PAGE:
US dilemma as Ne­tanyahu seeks White House ap­proval

Arab News - - Opinion - OSAMA AL-SHARIF

The White House is in a bind over whether to sanc­tion Is­rael’s planned an­nex­a­tion of parts of the West Bank, as sug­gested by Pres­i­dent Don­ald Trump’s peace plan that he pre­sented in Jan­uary. Se­nior US of­fi­cials in­volved in the is­sue last week met for two days in Wash­ing­ton to dis­cuss whether or not to give Is­raeli Prime Min­is­ter Ben­jamin Ne­tanyahu the green light to go ahead with some form of an­nex­a­tion. The meet­ings ex­posed deep di­vi­sions within the ad­min­is­tra­tion. One rea­son for them de­lay­ing a de­ci­sion was the fact that Ne­tanyahu and his coali­tion part­ner, Benny Gantz, are yet to agree on what the an­nex­a­tion should en­tail.

Under the coali­tion agree­ment reached in March, Ne­tanyahu does not need Gantz’s ap­proval to put the an­nex­a­tion law to a vote in the Cab­i­net and Knes­set any time af­ter a dead­line passes on Wed­nes­day. But the Trump ad­min­is­tra­tion in­sists that the Is­raeli gov­ern­ment be united on this is­sue. Ne­tanyahu needs Trump’s back­ing be­fore he in­dulges in one of the most con­tro­ver­sial — and il­le­gal — moves of his long reign as premier. The threat of an­nex­a­tion (the far right and ar­dent Zion­ists call it “ap­pli­ca­tion of sovereignt­y”) has en­raged Arab and

Euro­pean coun­tries. The Pales­tini­ans have re­jected Trump’s plan al­to­gether and sev­ered ties with the White House. Jor­dan warned that any form of an­nex­a­tion would re­sult in a “mas­sive con­flict” with Is­rael, with whom it has a peace treaty and eco­nomic ties. Saudi Ara­bia un­der­lined its position in sup­port of the two-state so­lu­tion based on the Arab Peace Ini­tia­tive. More than 1,000 law­mak­ers from across Europe called for coun­ter­mea­sures against Is­rael if it car­ried out any form of an­nex­a­tion.

But even if these re­ac­tions were not enough to rein in Ne­tanyahu, then the fact that only a mi­nor­ity of Is­raelis, about 27 per­cent, sup­port the move should. In fact, a number of prom­i­nent former mil­i­tary and se­cu­rity of­fi­cials warned that an­nex­a­tion would be a bad idea that brought no ben­e­fits while putting the coun­try at risk both do­mes­ti­cally and in­ter­na­tion­ally. The logic be­ing that Is­rael has been the de facto ruler of the West Bank for the last 50-plus years and con­tin­ues to be treated as a nor­mal state by the rest of the world. It is build­ing and expanding set­tle­ments while co­op­er­at­ing with the Pales­tinian Author­ity (PA) de­spite the ab­sence of a peace process. Why risk all that?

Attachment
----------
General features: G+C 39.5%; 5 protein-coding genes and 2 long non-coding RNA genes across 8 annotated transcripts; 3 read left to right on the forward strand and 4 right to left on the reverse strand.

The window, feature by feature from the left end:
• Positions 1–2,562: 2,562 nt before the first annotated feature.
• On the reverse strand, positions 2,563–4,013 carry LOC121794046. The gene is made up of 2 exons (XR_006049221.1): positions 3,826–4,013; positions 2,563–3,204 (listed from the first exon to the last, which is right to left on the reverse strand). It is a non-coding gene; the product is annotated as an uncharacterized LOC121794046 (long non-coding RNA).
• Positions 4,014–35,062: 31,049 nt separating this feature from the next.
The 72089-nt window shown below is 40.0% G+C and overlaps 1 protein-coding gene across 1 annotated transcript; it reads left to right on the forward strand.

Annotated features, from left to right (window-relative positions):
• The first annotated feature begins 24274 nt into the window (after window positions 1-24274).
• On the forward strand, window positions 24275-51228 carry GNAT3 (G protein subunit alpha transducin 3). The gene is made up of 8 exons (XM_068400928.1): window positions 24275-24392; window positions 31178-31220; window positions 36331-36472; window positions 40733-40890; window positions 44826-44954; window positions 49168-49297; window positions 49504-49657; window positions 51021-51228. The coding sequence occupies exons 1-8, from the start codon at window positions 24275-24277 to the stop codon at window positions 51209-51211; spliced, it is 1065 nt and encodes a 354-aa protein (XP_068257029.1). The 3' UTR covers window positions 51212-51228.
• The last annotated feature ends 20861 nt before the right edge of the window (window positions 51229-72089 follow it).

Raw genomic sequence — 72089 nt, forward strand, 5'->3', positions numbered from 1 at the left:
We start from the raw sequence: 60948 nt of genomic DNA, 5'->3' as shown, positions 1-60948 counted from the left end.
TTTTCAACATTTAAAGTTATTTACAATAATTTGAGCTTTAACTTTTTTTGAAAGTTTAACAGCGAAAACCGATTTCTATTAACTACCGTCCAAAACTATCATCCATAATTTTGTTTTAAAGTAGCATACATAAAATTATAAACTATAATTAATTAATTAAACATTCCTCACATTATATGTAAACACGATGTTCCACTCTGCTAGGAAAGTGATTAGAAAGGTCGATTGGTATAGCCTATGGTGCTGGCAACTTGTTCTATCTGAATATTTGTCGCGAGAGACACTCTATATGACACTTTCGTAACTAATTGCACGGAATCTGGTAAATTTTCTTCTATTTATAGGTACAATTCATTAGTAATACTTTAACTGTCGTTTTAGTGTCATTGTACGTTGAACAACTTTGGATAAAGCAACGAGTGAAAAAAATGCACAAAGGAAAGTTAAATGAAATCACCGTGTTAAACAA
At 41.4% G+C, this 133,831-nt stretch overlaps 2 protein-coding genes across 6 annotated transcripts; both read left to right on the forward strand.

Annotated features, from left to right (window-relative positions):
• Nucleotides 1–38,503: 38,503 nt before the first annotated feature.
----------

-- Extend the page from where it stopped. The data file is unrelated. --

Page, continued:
Ne­tanyahu wants to set a prece­dent even if an­nex­a­tion is sym­bolic and grad­ual. While pay­ing lip ser­vice to the idea of a Pales­tinian state, which is flatly re­jected by Jewish set­tlers and far-right Is­raelis, he con­tin­ues to blame the Pales­tini­ans for fail­ing to ne­go­ti­ate. The re­al­ity is he wants to pick and choose from Trump’s peace plan: Going ahead with an­nex­a­tion while blam­ing the Pales­tini­ans for not em­brac­ing the US pres­i­dent’s “re­al­is­tic” of­fer.

As things stand, the White House is look­ing for a “sweet spot” where it can find a face­sav­ing path for Ne­tanyahu to carry out some form of an­nex­a­tion, while mak­ing sure that the Pales­tini­ans and the Arabs re­main on board. As a step in that di­rec­tion, Jor­dan and the Pales­tini­ans have been in­formed that the Jor­dan Val­ley, which con­sti­tutes more than 20 per­cent of the West Bank, will not be an­nexed at this stage. More­over, there is chat­ter among top Is­raeli cir­cles that, come the dead­line on Wed­nes­day, Ne­tanyahu will an­nounce that an­nex­a­tion will be lim­ited to one or two ma­jor Jewish set­tle­ments ad­ja­cent to Jerusalem.

Will that be enough to pla­cate the Pales­tini­ans and the rest of the world?

An­nex­a­tion is a clear vi­o­la­tion of in­ter­na­tional law, UN res­o­lu­tions and the Geneva Con­ven­tions. It also shifts the de­bate from the real is­sue, which is oc­cu­pa­tion. It kills the idea of a vi­able, con­tigu­ous and sov­er­eign

Pales­tinian state. It iden­ti­fies Is­rael as an apartheid state, rul­ing over in­dige­nous peo­ple with­out giv­ing them civil and po­lit­i­cal rights. For Pres­i­dent Mah­moud Ab­bas, who chose to break ties with the Trump ad­min­is­tra­tion rather than en­gage it, the choice can only be to dis­band the PA and hand over re­spon­si­bil­ity of ad­min­is­ter­ing the Occupied Ter­ri­to­ries back to Is­rael as an oc­cu­py­ing power. For Is­rael, this would be a po­lit­i­cal and eco­nomic disas­ter.

Some key US of­fi­cials, and Amer­i­can Zion­ists, ap­pear to have re­al­ized that uni­lat­eral an­nex­a­tion would be a bad idea and a li­a­bil­ity for Is­rael. The ideal way for­ward would be to put a freeze on the whole thing, for now, pend­ing the out­come of Novem­ber’s US pres­i­den­tial elec­tion. But Ne­tanyahu, who is said to have doubts about Trump’s re-elec­tion chances, would hate to miss what he sees as a his­toric op­por­tu­nity. The en­tire project is now in limbo, as do­mes­tic Is­raeli pol­i­tics make it dif­fi­cult for Ne­tanyahu to make a move in any di­rec­tion.

The US can con­tinue to in­sist that Ne­tanyahu and Gantz reach an agree­ment, which un­til now seems im­plau­si­ble, or throw the gaunt­let down to the en­tire world and al­low Ne­tanyahu to walk freely into what is in fact a po­lit­i­cal mine­field.

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